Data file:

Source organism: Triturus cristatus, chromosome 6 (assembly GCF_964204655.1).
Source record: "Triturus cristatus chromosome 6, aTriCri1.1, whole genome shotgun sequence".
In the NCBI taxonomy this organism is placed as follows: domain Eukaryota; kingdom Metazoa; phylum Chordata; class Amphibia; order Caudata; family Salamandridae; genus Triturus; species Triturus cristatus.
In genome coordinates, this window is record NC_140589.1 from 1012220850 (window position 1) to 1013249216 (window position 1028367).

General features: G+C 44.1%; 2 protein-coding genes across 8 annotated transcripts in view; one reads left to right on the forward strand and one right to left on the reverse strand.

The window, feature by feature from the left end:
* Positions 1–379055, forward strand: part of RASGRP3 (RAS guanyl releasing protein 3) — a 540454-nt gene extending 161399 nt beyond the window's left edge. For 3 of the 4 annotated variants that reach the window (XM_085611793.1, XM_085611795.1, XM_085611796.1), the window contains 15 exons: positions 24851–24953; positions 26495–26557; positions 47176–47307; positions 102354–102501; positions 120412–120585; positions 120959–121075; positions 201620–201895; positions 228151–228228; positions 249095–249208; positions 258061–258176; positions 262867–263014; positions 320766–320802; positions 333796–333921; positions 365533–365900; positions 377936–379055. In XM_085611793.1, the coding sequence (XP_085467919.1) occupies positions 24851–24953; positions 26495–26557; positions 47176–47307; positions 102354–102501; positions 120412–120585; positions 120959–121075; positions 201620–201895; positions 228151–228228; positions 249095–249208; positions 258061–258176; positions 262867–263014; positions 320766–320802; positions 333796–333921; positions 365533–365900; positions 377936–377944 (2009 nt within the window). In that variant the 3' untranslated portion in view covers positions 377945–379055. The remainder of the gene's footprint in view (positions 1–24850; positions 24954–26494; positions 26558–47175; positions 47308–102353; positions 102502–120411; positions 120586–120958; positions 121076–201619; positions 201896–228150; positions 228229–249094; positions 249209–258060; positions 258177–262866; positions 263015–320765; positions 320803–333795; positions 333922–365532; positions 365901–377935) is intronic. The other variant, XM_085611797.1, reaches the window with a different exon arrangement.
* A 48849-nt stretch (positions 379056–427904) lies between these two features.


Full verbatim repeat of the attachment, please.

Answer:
Source organism: Triturus cristatus, chromosome 6 (assembly GCF_964204655.1).
Source record: "Triturus cristatus chromosome 6, aTriCri1.1, whole genome shotgun sequence".
In the NCBI taxonomy this organism is placed as follows: domain Eukaryota; kingdom Metazoa; phylum Chordata; class Amphibia; order Caudata; family Salamandridae; genus Triturus; species Triturus cristatus.
In genome coordinates, this window is record NC_140589.1 from 1012220850 (window position 1) to 1013249216 (window position 1028367).

General features: G+C 44.1%; 2 protein-coding genes across 8 annotated transcripts in view; one reads left to right on the forward strand and one right to left on the reverse strand.

The window, feature by feature from the left end:
* Positions 1–379055, forward strand: part of RASGRP3 (RAS guanyl releasing protein 3) — a 540454-nt gene extending 161399 nt beyond the window's left edge. For 3 of the 4 annotated variants that reach the window (XM_085611793.1, XM_085611795.1, XM_085611796.1), the window contains 15 exons: positions 24851–24953; positions 26495–26557; positions 47176–47307; positions 102354–102501; positions 120412–120585; positions 120959–121075; positions 201620–201895; positions 228151–228228; positions 249095–249208; positions 258061–258176; positions 262867–263014; positions 320766–320802; positions 333796–333921; positions 365533–365900; positions 377936–379055. In XM_085611793.1, the coding sequence (XP_085467919.1) occupies positions 24851–24953; positions 26495–26557; positions 47176–47307; positions 102354–102501; positions 120412–120585; positions 120959–121075; positions 201620–201895; positions 228151–228228; positions 249095–249208; positions 258061–258176; positions 262867–263014; positions 320766–320802; positions 333796–333921; positions 365533–365900; positions 377936–377944 (2009 nt within the window). In that variant the 3' untranslated portion in view covers positions 377945–379055. The remainder of the gene's footprint in view (positions 1–24850; positions 24954–26494; positions 26558–47175; positions 47308–102353; positions 102502–120411; positions 120586–120958; positions 121076–201619; positions 201896–228150; positions 228229–249094; positions 249209–258060; positions 258177–262866; positions 263015–320765; positions 320803–333795; positions 333922–365532; positions 365901–377935) is intronic. The other variant, XM_085611797.1, reaches the window with a different exon arrangement.
* A 48849-nt stretch (positions 379056–427904) lies between these two features.